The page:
1. a base salary of $900,000;
  2. a target bonus of 175% of the base salary based on the achievement of certain performance measures (actual cash bonus paid was $5.0 million, or about 555.6% of his 2004 base salary); and,
  3. stock option to purchase 1,200,000 shares (at an exercise price of $15.72 per share);
  4. the 10Q Detective unearthed, too, his “Make Whole” compensation rider. To wit:

    "[The] Company recognizes that you would be foregoing a substantial amount of unvested "in the money" stock option value by leaving your present employer to join Applied Materials. This amount is estimated to be approximately $3,000,000. In an effort to address this issue we will provide you with a Restricted Stock Grant of 300,000 shares of the Company's Common Stock vesting 50% on October 1, 2003 and 50% on October 1, 2004."

Actually, this restricted grant on May 20, 2003, was worth an estimated $4.2 Million (based on the price of AMAT’s stock on that date ($13.76), less the one cent per share Mr. Splinter paid for the shares). Unless we are mistaken the $1.2 million difference between $3.0 million and $4.2 million is worth much more than an ‘approximate.’

“Finish each day and be done with it. You have done what you could. Some blunders and absurdities no doubt crept in, forget them as soon as you can. Tomorrow is a new day, you shall begin it well and serenely...” – Ralph Waldo Emerson (American Poet & Essayist, 1803 – 1882)

If Applied had terminated Mr. Splinter’s employment without cause on in fiscal 2006, Mr. Splinter would have received the following severance benefits under his employment agreement:

  1. a lump sum payment of $2,362,500, consisting of a combination of his annual base salary for fiscal 2006 of $945,000 and 100% of his target bonus for fiscal 2006 of $1,417,500, and
  2. acceleration of the vesting of stock options to purchase an aggregate of 1,101,250 shares of common stock. Based on the difference between the weighted average exercise price of the options and $17.26, the closing price of AMAT’s common stock on October 27, 2006, the net value of these options would be $462,000.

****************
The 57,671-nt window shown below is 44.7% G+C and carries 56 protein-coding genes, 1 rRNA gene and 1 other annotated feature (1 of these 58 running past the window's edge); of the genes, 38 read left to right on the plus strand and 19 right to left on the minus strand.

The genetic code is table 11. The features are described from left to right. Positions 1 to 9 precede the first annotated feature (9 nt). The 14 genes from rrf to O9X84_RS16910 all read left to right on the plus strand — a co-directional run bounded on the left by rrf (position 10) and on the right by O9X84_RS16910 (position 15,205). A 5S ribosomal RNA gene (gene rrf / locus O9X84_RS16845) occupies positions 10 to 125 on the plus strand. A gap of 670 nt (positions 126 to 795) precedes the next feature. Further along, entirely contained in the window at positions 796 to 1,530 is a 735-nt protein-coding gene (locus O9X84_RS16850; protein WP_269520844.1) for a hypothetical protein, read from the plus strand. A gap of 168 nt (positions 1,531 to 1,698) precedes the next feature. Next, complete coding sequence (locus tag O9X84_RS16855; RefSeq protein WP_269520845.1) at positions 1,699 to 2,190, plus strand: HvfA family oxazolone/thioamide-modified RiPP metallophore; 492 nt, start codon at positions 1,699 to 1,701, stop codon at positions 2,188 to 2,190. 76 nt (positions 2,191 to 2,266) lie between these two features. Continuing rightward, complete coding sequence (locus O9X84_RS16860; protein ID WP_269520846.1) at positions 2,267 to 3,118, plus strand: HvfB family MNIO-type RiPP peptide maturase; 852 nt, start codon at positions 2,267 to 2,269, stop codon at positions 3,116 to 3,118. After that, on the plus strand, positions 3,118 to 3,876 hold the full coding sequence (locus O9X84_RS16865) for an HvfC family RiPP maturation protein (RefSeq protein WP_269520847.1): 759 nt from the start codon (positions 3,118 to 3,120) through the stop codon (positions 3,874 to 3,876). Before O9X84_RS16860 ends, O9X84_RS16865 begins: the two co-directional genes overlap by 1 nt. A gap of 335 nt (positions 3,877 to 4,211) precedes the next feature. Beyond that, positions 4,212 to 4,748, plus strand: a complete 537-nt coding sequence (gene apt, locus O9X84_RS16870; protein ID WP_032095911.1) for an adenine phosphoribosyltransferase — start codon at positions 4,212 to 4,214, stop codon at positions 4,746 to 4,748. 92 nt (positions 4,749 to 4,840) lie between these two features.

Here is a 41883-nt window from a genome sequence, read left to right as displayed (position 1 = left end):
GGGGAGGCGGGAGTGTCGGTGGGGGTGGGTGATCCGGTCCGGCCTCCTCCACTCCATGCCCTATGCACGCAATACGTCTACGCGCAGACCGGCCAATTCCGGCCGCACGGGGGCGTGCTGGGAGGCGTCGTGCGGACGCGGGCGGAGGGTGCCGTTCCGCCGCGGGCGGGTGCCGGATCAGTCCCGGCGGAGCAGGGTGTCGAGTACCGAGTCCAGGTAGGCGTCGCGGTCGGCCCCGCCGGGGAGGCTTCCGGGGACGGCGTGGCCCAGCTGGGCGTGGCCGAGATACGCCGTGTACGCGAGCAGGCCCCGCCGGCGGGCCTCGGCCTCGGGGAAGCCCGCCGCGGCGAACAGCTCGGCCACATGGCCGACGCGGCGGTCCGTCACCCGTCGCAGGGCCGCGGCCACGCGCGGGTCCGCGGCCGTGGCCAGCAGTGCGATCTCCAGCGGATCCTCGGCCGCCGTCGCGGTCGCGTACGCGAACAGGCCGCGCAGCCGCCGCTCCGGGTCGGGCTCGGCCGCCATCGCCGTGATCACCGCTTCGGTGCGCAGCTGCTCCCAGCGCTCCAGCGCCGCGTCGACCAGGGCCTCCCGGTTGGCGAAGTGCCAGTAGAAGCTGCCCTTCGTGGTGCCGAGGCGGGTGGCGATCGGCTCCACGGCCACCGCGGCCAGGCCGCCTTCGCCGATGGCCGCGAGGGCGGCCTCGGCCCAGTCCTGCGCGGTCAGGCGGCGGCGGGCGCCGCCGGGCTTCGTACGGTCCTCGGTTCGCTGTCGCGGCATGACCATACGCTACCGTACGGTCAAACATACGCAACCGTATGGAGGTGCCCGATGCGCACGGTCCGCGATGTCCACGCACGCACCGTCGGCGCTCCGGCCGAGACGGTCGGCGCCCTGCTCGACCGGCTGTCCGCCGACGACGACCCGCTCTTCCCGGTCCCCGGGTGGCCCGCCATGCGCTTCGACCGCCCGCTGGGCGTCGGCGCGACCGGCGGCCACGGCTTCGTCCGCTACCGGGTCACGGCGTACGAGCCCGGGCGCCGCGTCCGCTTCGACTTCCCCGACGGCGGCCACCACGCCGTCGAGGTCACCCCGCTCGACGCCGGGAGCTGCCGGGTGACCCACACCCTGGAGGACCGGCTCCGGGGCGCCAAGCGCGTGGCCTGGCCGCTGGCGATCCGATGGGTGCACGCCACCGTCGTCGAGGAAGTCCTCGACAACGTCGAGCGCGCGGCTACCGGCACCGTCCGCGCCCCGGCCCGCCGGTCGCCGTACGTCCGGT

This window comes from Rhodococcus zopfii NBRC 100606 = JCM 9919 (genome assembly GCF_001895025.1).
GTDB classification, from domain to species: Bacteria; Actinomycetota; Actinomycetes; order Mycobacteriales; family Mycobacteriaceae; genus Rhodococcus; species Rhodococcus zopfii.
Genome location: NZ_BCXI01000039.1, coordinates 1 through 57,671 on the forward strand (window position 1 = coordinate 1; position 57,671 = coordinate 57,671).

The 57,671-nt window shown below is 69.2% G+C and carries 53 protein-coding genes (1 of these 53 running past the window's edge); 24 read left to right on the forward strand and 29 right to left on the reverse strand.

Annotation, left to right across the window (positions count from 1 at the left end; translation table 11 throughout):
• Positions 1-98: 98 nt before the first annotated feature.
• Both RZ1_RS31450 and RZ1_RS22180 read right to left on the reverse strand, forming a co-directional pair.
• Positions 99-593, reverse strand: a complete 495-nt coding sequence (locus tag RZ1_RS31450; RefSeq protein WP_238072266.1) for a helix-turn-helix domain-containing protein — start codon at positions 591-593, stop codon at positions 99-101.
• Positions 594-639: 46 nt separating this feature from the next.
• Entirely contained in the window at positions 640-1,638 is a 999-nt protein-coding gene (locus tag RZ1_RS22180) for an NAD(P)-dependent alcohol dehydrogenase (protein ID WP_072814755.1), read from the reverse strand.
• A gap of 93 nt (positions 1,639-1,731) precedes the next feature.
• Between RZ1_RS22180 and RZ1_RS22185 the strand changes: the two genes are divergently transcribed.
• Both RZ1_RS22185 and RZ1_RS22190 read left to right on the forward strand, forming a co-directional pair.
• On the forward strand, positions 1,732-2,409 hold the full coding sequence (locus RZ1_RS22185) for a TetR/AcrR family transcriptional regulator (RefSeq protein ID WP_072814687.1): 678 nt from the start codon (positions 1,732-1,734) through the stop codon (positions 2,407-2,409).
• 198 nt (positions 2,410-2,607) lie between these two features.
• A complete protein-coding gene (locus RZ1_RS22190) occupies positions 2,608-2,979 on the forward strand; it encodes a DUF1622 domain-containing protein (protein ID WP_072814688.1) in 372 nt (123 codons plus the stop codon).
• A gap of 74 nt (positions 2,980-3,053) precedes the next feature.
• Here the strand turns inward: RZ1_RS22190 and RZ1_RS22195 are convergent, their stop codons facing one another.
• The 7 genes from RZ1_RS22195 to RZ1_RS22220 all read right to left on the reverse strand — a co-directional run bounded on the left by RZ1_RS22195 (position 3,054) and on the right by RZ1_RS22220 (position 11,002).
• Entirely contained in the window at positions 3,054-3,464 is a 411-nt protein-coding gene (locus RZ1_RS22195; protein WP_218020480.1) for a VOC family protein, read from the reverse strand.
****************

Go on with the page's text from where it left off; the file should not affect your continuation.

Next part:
Another lesser-known—but common—perquisite granted to new hires joining the ranks of top management, too, is a ‘home sales assistance’ benefit—which guarantees that the executives will be insulated from the vagaries of real estate valuation cycles.

Pursuant to the terms of his employment contract, Splinter, 56, a twenty-year veteran of Intel, also had written into his contract certain relocation benefits. Specifically, Splinter made the required efforts [undefined] to sell his former residence but could not secure an outside buyer within the 60-day period specified in AMAT’s relocation policy. After this period, Applied purchased Mr. Splinter’s residence for $1,775,000 in November 2005. Four months later, AMAT sold Mr. Splinter’s former residence for $1.5 million and retained all proceeds from the transaction (including the capital loss, too).

What do real estate prices and the performance of semiconductor stocks have in common? Granted, real estate markets exhibit larger amplitude cycles (of 10 – 20 years), but historically, both markets exhibit a cyclic behavior profile, facing predictable booms and busts (inventory gluts) in demand for their respective products.

We bet that investors who paid $25.00 per share for AMAT stock back in November 2003 wish that they could invoke a ‘sales assistance’ clause, too.

Editor David J Phillips does not hold financial interests in any of the companies mentioned in this posting. The 10Q Detective has a Full Disclosure policy.